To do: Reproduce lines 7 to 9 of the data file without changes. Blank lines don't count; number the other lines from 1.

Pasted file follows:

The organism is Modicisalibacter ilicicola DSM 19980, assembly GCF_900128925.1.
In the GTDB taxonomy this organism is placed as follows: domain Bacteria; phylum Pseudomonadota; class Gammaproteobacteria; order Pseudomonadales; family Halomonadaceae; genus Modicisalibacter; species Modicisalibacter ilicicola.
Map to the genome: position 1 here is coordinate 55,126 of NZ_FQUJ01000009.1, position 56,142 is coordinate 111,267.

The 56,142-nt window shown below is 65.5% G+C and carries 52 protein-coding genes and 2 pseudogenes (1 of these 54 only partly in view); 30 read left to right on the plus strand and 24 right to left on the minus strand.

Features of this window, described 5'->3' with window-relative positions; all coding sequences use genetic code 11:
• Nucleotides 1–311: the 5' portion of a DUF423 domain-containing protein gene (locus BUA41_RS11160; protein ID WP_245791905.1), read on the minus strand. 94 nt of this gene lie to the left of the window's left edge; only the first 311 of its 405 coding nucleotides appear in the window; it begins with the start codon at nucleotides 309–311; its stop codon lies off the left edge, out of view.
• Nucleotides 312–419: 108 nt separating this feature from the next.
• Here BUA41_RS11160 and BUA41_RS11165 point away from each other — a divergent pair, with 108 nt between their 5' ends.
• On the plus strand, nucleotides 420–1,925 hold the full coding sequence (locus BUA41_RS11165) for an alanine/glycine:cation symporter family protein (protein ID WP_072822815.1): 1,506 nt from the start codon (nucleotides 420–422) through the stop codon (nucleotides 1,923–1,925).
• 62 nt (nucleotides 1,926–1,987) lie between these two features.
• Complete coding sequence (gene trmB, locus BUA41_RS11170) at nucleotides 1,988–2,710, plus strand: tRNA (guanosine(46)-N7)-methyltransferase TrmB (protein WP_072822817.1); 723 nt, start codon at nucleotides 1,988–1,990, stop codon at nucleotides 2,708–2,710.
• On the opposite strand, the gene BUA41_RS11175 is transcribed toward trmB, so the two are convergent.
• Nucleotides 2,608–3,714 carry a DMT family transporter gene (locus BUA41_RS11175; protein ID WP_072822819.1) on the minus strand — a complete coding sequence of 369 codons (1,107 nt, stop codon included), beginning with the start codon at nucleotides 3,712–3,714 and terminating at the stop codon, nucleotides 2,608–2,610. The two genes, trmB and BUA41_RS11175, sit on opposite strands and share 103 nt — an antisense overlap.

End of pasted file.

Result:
• Nucleotides 312–419: 108 nt separating this feature from the next.
• Here BUA41_RS11160 and BUA41_RS11165 point away from each other — a divergent pair, with 108 nt between their 5' ends.
• On the plus strand, nucleotides 420–1,925 hold the full coding sequence (locus BUA41_RS11165) for an alanine/glycine:cation symporter family protein (protein ID WP_072822815.1): 1,506 nt from the start codon (nucleotides 420–422) through the stop codon (nucleotides 1,923–1,925).